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EDITORIAL

As Nigeria And The World Mark Food Day

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World Food Day is celebrated every year around the world on October 16 in honour of the date the Food and Agriculture Organization (FAO) of the United Nations was founded  in 1945. The day is celebrated widely by many other organisations concerned with food security, including the World Food Programme and the International Fund for Agricultural Development.

The day entered the United Nations calendar of events at the behest of FAO’s Member Countries at the Organisation’s 20th General Conference in November 1979. It has since been observed every year in more than 150 countries, raising awareness of the issues behind poverty and hunger. In Nigeria, organizations and individuals involved in feeding programmes connect with other stakeholders in food production, agro-allied industries, wholesalers and community-based organisations to address food security challenges.

According to the humanitarian organisation, Action against Hunger (AAH), the ongoing and deepening humanitarian crisis in Northeast Nigeria has led to the displacement of over 1.5 million people, causing four million people to experience acute food insecurity and be in need of humanitarian assistance. In 2018, a research based on the forecast by the World Poverty Clock and presented by Brookings Institute revealed that over 643 million people across the world live in extreme poverty, with Africans accounting for nearly two-thirds of the total number.

More disturbing also is the disclosure that Nigeria has overtaken India as the country with the largest number of people living in extreme poverty, showing about 87 million Nigerians reportedly living on less than $1.90 a day.

According to the World Poverty Clock, as of June 2018, 86.9 million Nigerians were living in extreme poverty which represents almost 50 percent of its estimated 180 million population at that time last year. This year, Oxfam claimed that 69 percent of Nigeria’s population live below the poverty level. As such, the importance of food cannot be emphasised on enough.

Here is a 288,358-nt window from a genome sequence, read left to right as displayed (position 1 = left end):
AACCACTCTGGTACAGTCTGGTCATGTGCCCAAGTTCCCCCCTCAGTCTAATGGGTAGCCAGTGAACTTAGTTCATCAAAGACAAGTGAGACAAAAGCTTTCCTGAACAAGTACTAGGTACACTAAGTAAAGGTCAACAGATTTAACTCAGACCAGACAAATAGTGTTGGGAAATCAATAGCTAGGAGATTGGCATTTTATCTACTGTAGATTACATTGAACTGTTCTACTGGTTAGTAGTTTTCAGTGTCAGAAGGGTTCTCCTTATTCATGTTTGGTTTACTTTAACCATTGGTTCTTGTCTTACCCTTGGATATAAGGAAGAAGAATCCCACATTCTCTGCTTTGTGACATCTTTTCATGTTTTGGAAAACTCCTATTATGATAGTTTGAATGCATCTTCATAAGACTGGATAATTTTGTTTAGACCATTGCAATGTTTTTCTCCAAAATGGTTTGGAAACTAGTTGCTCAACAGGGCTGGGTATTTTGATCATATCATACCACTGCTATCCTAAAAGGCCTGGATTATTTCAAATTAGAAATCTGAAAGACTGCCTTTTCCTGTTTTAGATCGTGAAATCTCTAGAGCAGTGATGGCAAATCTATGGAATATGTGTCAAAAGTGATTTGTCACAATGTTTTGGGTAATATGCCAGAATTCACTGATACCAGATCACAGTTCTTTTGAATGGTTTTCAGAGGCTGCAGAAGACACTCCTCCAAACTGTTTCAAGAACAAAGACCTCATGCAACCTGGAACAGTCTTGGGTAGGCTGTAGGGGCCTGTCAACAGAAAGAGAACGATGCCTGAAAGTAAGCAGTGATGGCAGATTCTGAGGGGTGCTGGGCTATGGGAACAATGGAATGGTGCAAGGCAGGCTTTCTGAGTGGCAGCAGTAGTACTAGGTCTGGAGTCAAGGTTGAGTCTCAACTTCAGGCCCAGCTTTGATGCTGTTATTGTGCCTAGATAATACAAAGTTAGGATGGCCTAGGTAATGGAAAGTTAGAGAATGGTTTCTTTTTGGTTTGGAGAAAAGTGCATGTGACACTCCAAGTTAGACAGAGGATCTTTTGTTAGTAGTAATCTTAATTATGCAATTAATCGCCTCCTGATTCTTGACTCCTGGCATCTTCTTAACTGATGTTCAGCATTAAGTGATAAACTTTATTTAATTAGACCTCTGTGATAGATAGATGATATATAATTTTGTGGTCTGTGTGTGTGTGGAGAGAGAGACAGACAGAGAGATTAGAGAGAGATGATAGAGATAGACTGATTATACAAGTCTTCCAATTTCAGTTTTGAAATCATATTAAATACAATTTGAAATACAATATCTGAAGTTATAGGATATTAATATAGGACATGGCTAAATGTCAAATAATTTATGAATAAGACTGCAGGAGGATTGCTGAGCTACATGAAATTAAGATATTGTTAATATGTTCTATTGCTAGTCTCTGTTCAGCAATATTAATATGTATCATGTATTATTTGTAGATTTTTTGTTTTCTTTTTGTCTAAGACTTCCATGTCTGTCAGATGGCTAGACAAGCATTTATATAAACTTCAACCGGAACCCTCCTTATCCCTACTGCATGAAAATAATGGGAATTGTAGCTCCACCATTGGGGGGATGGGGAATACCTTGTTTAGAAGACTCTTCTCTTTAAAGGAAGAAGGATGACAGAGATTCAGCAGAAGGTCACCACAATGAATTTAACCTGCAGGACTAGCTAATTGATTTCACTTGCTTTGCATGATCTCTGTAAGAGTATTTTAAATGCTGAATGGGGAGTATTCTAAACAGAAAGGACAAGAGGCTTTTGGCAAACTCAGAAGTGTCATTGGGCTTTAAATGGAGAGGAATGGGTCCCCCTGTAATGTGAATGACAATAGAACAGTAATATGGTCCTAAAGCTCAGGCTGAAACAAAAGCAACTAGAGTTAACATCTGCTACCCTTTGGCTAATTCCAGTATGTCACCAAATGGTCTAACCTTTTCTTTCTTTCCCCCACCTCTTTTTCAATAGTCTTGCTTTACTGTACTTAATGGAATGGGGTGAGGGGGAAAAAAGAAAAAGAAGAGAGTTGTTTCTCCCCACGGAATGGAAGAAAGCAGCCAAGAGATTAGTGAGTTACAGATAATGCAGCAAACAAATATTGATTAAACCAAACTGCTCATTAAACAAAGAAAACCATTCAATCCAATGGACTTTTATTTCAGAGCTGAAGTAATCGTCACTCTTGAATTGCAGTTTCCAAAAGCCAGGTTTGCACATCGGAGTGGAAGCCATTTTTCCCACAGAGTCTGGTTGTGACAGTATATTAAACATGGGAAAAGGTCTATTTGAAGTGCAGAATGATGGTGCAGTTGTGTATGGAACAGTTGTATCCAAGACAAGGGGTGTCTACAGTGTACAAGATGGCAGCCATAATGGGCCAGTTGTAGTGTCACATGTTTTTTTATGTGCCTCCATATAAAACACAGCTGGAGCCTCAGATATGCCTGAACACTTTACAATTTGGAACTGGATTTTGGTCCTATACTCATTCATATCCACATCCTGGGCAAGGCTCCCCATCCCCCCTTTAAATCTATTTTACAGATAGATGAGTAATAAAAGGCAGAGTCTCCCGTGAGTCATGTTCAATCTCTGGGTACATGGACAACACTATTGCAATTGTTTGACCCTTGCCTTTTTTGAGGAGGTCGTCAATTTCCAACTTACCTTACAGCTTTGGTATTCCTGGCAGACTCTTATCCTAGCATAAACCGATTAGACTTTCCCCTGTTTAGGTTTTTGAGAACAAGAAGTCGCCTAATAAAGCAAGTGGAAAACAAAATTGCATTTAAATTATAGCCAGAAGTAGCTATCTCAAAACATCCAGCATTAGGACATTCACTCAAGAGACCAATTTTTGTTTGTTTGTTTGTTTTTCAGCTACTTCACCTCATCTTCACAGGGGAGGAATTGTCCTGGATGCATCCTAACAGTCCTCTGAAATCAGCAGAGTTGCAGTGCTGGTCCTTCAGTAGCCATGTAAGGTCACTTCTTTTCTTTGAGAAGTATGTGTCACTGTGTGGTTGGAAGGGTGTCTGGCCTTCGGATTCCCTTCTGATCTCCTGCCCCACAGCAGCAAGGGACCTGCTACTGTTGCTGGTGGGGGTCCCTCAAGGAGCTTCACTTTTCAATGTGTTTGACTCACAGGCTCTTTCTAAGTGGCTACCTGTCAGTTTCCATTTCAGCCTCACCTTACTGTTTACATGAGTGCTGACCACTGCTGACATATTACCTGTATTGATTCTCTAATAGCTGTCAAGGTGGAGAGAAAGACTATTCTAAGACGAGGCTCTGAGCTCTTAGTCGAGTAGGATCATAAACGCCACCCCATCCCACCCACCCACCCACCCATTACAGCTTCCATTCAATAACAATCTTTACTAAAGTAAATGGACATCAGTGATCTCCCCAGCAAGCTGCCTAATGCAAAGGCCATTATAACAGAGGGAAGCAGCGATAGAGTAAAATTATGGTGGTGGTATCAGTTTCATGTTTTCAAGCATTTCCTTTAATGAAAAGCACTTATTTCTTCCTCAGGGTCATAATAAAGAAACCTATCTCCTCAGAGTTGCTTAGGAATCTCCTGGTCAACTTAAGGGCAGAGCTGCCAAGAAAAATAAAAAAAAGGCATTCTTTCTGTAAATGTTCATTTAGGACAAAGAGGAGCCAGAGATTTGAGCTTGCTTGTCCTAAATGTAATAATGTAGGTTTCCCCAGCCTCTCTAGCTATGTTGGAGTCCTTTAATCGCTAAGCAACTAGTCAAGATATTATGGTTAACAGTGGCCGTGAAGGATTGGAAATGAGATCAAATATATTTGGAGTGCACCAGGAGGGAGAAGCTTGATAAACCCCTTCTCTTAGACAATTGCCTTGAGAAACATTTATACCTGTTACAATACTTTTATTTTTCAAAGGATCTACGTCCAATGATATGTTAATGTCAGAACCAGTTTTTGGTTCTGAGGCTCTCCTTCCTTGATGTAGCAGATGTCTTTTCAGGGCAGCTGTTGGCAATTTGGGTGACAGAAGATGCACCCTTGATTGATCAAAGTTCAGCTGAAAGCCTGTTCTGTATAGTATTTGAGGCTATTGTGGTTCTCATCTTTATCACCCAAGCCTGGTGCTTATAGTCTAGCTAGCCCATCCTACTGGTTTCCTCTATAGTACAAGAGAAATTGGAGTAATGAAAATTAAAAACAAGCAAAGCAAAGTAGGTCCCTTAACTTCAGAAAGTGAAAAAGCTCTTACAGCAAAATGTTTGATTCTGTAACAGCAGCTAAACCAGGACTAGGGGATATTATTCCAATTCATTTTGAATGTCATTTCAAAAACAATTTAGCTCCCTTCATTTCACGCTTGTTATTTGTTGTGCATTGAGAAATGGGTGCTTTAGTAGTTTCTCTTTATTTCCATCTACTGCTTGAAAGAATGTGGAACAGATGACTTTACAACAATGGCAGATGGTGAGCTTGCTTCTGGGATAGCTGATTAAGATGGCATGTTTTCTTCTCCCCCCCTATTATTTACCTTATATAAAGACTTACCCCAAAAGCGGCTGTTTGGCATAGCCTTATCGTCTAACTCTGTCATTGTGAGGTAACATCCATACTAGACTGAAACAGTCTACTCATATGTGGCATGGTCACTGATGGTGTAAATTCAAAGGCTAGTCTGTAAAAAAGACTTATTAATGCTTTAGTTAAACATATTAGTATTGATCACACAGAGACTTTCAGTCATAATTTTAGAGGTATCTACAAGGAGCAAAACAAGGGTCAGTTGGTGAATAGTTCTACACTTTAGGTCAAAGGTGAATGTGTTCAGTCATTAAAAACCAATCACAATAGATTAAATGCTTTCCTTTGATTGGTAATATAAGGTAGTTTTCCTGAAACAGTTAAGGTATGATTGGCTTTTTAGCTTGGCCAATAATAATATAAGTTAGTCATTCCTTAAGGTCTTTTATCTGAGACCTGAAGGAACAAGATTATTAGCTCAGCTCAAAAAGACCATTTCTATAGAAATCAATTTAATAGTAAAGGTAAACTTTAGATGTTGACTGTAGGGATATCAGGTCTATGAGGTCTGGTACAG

As the world marks the Day, it is imperative that Nigeria brings to the fore the challenges threatening food security in the country. Food security, it is often said pre-supposes that there is an availability of food and people’s access to it.

While this year’s WFD theme addresses healthy and sustainable diet issues, it is also paying attention to what the people eat. As a newspaper, we commend the efforts of government to bring an end to all forms of hunger and malnutrition by 2030. We believe that this can be achieved by putting in place mechanisms to first of all address food security which is presently being threatened by a number of factors such as lack of youth engagement in farming, a weak Agricultural policy and curriculum in schools and, most importantly, the current insecurities that plague the land.

Today’s average Nigerian youth does not want to engage in farming. It is an occupation seen as archaic because the old ways of farming still persists. Mechanised farming, in our view, is the way to go if youths are to be attracted to the farm.

The agricultural departments in higher institutions need to be strengthened and incentivised so that students will know that once they graduate they can be self-employed through farming. The government should do more to subsidise products for farmers and assure them of land to cultivate on and market for the produce.

However, it is essential for Nigeria to bring to the fore the implications of insecurity on food situation in the country. Insecurities caused by terrorism, farmers/herders clashes and banditry have driven farmers away from their farms. Women can no longer go to farms for fear of being attacked. In terms of animal husbandry, cattle rustlers are a plague to herdsmen. The government ought to focus its attention on combating insecurity to avoid scarcity and increase in cost of food, or even worse, famine in the country.

As the world marks this important day, Nigeria as a nation should look inwards and address its urgent and pressing challenges affecting food production, strengthen policies involving agriculture and food production (farming), battle insecurity and vices that are presently preventing farmers from working on their farms.

Unless peace returns to the country, the agricultural sector, like any other business, cannot thrive in the country. Food production would then become an endangered occupation at the risk of becoming extinct if nothing is done.

But beyond this, Nigerians are beginning to get worried as the order for the total closure of the borders becomes effective. Nigeria and her neighbours rely much on free movement of goods and services dominated by agricultural produce. We agree with the policy against smuggling much as we also state that it must be implemented in a way that will not make it become counter-productive and worsen the already tenuous food situation in the country.

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